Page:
Whether you want to simplify your finances, your love life, your spirituality, your hectic day, your junk drawer, or your way of life in general there is a book to help you. Simply browse this list and start down the path to a simpler life.
"Organized as a saunter through the year, Romancing the Ordinary celebrates the spirituality of the senses, seasonally and monthly. Ban Breathnach believes that women are endowed not with five senses but with seven. In addition to rediscovering sight, sound, scent, taste, and touch, readers will come to cherish their sense of 'knowing' — a woman's intuitive sense — and 'wonder,' her sense of rapture and reverence."
"Rational Simplicity offers a... series of suggestions to help change your relationship with money. At its core, simple living is living on less than you earn. But simple living has the final goal of escaping from paid work and pursuing what is really important to you... This book encourages you to spend less time pursuing material goods and more time pursuing your dreams."
"I had an obsession with the Amish. Plan and simple. Objectively it made no sense. I, who worked hard at being special, fell in love with a people who valued being ordinary."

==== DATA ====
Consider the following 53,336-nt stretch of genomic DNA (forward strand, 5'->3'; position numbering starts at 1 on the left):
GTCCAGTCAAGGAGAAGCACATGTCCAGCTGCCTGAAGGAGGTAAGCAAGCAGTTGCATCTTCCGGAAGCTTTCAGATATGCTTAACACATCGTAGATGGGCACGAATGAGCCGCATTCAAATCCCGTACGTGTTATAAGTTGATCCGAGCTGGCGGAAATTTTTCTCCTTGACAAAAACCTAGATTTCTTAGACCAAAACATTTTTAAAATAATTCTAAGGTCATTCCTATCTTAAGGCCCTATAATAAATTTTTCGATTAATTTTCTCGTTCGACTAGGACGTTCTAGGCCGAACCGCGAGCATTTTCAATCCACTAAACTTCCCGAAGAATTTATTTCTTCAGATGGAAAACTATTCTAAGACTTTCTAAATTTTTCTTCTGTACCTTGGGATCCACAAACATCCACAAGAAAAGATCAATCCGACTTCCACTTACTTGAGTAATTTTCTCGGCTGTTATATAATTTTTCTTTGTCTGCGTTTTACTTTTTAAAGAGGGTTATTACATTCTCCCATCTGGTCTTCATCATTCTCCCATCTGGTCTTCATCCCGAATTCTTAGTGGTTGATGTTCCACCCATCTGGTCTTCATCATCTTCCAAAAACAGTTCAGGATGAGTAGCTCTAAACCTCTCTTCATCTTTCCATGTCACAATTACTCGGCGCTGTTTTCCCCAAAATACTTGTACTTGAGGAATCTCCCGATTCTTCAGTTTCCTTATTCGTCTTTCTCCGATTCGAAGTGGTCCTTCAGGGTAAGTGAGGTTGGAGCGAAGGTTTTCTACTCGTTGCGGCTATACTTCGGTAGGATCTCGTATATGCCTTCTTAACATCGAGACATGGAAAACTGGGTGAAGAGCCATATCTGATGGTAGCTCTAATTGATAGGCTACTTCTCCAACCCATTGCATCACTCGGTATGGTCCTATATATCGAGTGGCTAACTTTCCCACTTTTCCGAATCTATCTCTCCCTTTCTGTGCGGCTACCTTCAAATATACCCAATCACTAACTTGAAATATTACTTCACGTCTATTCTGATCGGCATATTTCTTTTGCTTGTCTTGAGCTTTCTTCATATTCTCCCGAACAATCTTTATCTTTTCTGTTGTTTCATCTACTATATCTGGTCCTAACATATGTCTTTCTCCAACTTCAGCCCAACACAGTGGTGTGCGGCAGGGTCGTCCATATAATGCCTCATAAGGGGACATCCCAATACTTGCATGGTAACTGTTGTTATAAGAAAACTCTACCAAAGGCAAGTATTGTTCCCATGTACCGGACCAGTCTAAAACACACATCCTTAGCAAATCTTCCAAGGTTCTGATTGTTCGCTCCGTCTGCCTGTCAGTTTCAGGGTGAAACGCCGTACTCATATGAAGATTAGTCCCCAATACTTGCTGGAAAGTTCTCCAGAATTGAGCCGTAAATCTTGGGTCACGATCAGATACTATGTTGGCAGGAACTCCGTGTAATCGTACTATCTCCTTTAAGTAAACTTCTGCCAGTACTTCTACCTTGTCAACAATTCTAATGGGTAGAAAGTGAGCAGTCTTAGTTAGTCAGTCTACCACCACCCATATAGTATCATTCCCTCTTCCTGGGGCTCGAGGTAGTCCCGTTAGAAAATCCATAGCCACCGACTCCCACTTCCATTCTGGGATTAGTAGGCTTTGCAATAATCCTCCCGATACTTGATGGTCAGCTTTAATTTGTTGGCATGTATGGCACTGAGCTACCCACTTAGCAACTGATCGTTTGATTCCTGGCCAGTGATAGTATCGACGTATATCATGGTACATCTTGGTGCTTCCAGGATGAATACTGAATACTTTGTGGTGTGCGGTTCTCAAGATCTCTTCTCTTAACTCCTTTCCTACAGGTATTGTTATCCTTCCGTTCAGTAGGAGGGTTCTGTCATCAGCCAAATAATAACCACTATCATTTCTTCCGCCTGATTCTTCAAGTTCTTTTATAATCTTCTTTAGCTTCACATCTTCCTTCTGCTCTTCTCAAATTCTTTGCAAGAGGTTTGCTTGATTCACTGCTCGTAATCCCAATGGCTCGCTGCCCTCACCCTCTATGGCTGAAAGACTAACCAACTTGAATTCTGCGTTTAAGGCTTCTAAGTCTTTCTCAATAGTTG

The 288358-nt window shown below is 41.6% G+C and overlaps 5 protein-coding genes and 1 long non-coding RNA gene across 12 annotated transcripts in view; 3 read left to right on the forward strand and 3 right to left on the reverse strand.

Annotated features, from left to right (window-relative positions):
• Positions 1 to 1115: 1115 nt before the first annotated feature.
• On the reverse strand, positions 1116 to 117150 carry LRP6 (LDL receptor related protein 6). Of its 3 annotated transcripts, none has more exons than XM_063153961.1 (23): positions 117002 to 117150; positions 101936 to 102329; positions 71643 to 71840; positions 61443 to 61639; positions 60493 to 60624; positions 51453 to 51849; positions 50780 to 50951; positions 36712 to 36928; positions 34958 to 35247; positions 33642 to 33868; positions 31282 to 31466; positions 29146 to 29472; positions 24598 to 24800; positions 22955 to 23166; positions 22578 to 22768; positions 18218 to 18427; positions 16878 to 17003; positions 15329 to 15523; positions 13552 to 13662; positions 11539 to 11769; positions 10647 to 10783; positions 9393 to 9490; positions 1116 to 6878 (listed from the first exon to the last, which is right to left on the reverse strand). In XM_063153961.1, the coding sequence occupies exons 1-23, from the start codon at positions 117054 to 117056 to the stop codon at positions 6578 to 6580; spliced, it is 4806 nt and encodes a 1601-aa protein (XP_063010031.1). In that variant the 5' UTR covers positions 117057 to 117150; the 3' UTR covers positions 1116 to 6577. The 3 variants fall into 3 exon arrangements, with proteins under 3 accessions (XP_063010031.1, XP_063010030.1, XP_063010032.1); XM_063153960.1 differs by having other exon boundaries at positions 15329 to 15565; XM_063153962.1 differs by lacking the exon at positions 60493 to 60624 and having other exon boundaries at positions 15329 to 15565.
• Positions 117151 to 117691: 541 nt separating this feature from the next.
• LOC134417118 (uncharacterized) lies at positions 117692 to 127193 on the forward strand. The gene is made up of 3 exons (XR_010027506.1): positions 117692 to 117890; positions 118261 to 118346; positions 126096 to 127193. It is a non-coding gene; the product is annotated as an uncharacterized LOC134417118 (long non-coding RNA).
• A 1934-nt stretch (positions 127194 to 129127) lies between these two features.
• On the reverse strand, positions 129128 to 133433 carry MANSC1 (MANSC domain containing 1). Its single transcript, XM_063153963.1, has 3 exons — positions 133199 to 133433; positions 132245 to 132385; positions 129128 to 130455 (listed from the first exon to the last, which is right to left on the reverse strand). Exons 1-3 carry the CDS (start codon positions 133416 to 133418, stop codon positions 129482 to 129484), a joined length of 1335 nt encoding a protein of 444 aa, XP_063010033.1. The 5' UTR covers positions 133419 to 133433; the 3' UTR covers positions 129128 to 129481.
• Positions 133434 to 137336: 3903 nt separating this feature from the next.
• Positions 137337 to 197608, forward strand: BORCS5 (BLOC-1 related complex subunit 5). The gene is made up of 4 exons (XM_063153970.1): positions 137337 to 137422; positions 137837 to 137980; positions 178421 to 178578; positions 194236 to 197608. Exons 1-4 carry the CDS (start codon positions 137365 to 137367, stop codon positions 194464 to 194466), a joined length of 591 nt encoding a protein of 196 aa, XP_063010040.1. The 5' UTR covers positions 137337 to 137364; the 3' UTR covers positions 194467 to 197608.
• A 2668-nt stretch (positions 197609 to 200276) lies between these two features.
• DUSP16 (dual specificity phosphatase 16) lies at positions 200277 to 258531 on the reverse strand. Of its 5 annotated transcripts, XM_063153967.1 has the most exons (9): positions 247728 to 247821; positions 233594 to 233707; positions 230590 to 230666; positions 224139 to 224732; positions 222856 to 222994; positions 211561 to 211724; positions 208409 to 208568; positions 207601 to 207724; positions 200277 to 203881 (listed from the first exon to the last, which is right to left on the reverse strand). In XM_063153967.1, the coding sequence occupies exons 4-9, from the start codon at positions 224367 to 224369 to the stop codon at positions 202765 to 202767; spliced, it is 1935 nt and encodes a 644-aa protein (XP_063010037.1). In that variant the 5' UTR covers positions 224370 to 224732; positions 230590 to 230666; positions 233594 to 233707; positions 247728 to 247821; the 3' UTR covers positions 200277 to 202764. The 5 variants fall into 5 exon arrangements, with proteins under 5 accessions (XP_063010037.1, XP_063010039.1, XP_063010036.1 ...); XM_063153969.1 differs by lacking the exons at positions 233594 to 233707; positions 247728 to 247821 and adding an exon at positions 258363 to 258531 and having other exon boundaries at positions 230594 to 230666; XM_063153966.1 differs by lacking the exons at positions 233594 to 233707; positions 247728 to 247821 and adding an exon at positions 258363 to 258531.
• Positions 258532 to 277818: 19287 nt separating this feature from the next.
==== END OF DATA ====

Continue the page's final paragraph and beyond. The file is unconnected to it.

So begins Sue Bender's story, the captivating and inspiring true story of a harried urban Californian moved by the beauty of a display of quilts to seek out and live with the Amish. Discovering lives shaped by unfamiliar yet comforting ideas about time, work, and community, Bender is gently coaxed to consider, "Is there another way to lead a good life?"
To escape civilization Daniel Hays he "bought an island, built a house, packed up his wife and stepson and two dogs and three boatloads of supplies, and moved there for a year." He harnesses electricity from solar power and an unpredictable windmill, funnels rainwater for their showers, creates a toilet seat out of a whale vertebra and a kitchen sink out of a jawbone, and strings the bed up on pulleys so that it lifts to the ceiling."
Tells how to determine the kind of life one really wants to lead, identify the needed skills, and plan the steps to reach that goal.
The author and his spouse spent 18 months in Amish country living without electricity and its dependent technologies. Here he recounts the experience, not only detailing the daily activities and frequent difficulties they found necessary to maintain existence without electricity, but also touting the benefits of such a life and exploring the culture of their adopted community.